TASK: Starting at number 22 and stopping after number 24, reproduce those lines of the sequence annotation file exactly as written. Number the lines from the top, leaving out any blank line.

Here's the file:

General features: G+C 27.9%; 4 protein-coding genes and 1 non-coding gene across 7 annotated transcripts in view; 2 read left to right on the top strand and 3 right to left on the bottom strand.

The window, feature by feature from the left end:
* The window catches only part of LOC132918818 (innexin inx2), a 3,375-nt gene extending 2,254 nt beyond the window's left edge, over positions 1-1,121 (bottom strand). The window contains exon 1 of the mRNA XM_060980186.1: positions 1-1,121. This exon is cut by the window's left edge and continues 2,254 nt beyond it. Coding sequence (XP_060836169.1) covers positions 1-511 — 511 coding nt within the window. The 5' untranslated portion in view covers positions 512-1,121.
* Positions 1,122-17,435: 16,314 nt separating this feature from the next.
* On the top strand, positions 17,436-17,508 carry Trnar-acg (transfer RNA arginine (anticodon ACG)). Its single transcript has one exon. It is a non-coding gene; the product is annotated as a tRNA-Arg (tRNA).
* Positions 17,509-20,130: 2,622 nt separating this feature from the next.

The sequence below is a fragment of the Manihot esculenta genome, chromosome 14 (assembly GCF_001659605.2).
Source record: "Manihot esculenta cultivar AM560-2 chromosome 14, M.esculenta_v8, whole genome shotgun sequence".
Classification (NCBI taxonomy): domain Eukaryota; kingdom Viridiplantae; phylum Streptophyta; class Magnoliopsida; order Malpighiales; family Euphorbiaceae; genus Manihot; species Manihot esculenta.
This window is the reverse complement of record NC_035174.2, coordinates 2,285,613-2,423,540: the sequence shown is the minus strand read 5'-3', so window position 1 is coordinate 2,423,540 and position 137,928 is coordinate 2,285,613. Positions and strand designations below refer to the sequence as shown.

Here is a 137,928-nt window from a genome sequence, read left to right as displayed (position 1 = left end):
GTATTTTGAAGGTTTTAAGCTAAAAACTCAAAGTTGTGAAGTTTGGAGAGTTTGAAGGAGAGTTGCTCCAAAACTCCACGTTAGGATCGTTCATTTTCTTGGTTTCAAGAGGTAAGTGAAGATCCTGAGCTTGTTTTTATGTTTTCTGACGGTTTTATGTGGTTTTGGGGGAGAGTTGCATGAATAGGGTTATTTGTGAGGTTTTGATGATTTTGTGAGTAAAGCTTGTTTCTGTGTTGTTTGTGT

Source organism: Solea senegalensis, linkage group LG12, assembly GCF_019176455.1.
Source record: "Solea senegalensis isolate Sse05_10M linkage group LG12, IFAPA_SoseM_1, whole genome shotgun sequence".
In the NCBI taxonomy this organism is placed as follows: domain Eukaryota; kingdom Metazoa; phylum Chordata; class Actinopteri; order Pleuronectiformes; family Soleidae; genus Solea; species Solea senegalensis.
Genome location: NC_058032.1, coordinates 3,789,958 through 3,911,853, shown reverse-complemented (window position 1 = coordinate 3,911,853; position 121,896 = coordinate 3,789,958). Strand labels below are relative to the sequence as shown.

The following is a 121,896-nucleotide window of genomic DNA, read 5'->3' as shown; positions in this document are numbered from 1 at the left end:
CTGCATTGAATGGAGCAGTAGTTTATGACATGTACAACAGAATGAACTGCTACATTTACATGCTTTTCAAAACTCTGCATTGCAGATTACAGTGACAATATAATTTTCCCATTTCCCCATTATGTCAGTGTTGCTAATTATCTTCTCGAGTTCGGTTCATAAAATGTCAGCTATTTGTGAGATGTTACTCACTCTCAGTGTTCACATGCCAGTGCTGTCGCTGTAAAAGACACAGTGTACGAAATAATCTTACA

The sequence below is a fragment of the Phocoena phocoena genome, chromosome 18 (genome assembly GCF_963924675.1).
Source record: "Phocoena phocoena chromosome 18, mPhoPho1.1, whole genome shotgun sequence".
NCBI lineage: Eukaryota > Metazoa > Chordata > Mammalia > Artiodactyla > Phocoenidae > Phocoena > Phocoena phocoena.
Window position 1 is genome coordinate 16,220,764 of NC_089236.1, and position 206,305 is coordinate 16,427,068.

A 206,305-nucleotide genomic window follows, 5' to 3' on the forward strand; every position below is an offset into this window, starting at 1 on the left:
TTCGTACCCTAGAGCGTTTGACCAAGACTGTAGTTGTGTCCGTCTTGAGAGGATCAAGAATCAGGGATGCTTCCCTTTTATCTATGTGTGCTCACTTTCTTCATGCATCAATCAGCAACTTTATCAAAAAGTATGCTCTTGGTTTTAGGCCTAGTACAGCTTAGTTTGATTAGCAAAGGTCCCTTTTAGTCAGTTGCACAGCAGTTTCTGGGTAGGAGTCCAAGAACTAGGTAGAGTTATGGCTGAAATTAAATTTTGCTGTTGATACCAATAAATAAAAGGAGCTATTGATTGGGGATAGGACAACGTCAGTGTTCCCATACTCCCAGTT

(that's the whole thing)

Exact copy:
Window position 1 is genome coordinate 16,220,764 of NC_089236.1, and position 206,305 is coordinate 16,427,068.

A 206,305-nucleotide genomic window follows, 5' to 3' on the forward strand; every position below is an offset into this window, starting at 1 on the left:
TTCGTACCCTAGAGCGTTTGACCAAGACTGTAGTTGTGTCCGTCTTGAGAGGATCAAGAATCAGGGATGCTTCCCTTTTATCTATGTGTGCTCACTTTCTTCATGCATCAATCAGCAACTTTATCAAAAAGTATGCTCTTGGTTTTAGGCCTAGTACAGCTTAGTTTGATTAGCAAAGGTCCCTTTTAGTCAGTTGCACAGCAGTTTCTGGGTAGGAGTCCAAGAACTAGGTAGAGTTATGGCTGAAATTAAATTTTGCTGTTGATACCAATAAATAAAAGGAGCTATTGATTGGGGATAGGACAACGTCAGTGTTCCCATACTCCCAGTT